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Cross-Content Workplace Readiness Standards Linked with Core Content Areas

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New Jersey Core Curriculum Content Standards

May 1996

Cross-Content Workplace Readiness Standards


As the content committees met and reviewed the eight subject specific standards (the seven listed areas plus career education), certain themes reoccurred. These common themes reinforce the notion that each content area draws on key elements of other content areas. For example, the need for students to learn problem-solving and critical thinking skills was reflected in all of the sets of standards. Since these cross-content workplace readiness standards are important to the success of all students in all content areas, they have been identified here for special emphasis:

  1. All students will develop career planning and workplace readiness skills.
  2. All students will use technology, information and other tools.
  3. All students will use critical thinking, decision-making, and problem-solving skills.
  4. All students will demonstrate self-management skills.
  5. All students will apply safety principles.

While the indicators for the cross-content workplace readiness standards are not broken out by grade level, districts should begin building these concepts into their programs at the K-4 level in age appropriate activities, e.g., focusing on positive work habits. Other of the concepts are more appropriate for the higher grade levels, e.g., preparing a resume and completing job applications.

The following is a list of the cross-content workplace readiness standards, with cumulative progress indicators of student skills in each area. Unlike the progress indicators for the seven specific content sections, these indicators are not broken down into grade level clusters because, in addition to crossing all content areas, they also cross all grade levels. Teachers should integrate these concepts into all programs in content-specific and grade-appropriate ways.

Similar concepts have also been identified by members of the business and industry communities as vital. In a 1992 national report, the Secretary's Commission on Achieving Necessary Skills (SCANS) identified several of these concepts as necessary for success in the world of work. The following chart lists the SCANS Workplace Competencies and Foundation Skills referenced with the cross-content workplace readiness standards.

Scans And Cross-Content Workplace Readiness Standards

Scans Workplace Competencies

Effective workers can productively use:

Cross-Content Standards

Resources -- They know how to allocate time, money, materials, space, and staff.

Demonstrate self-management skills.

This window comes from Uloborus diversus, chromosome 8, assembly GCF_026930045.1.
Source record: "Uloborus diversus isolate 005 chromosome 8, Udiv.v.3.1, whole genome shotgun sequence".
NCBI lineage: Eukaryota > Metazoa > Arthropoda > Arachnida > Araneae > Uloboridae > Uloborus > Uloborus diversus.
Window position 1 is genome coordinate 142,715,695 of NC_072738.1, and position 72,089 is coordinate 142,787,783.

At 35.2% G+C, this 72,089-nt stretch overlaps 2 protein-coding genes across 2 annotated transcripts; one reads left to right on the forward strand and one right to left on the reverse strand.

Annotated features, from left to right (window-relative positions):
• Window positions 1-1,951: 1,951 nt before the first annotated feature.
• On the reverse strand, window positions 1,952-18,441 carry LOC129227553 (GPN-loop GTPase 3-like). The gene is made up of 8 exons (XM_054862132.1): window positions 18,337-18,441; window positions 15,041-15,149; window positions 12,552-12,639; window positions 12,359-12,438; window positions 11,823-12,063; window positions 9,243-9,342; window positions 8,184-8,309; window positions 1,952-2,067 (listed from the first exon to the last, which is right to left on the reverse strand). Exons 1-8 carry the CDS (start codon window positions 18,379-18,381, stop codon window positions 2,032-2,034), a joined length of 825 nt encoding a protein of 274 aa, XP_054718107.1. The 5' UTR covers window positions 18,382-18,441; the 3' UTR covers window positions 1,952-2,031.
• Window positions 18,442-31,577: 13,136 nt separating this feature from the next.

Interpersonal skills -- They can work on teams, teach others, serve customers, lead, negotiate, and work well with people from culturally diverse backgrounds.

Demonstrate self-management skills.
Develop career planning and workplace readiness skills.

Information --They can acquire and evaluate data, organize and maintain files, interpret and communicate, and use computers to process information.

Use technology, information and other tools.

Systems -- They understand social, organizational, and technological systems; they can monitor and correct performance; and they can design or improve systems.

Use technology, information and other tools.

Technology -- They can select equipment and tools, apply technology to specific tasks, and maintain and troubleshoot equipment.

Use technology, information and other tools.

Scans Foundations Skills

Competent workers in the high-performance workplace need:

Cross-Content Standards

Basic Skills -- reading, writing, arithmetic and mathematics, speaking and listening.

The seven sections of core content standards address this area.

Thinking Skills -- the ability to learn, to reason, to think creatively, to make decisions, and to solve problems.

Use critical thinking, decision-making, and problem-solving skills.

Personal Qualities -- individual responsibility, self-esteem and self-management, sociability, integrity, and honesty.

Demonstrate self-management skills. Apply safety principles.

Cross-Content Workplace Readiness Standards Linked with Core Content Areas

In some content areas the total standard addresses one or more of the cross-content workplace readiness standards. However, in other content areas the cross-content workplace readiness standards are addressed within the indicators and their related content.
Cross-Content Workplace Readiness Standards The Arts (Visual and Performing) Comprehensive Health and Physical Education Language Arts Literacy Mathematics Science Social Studies World Languages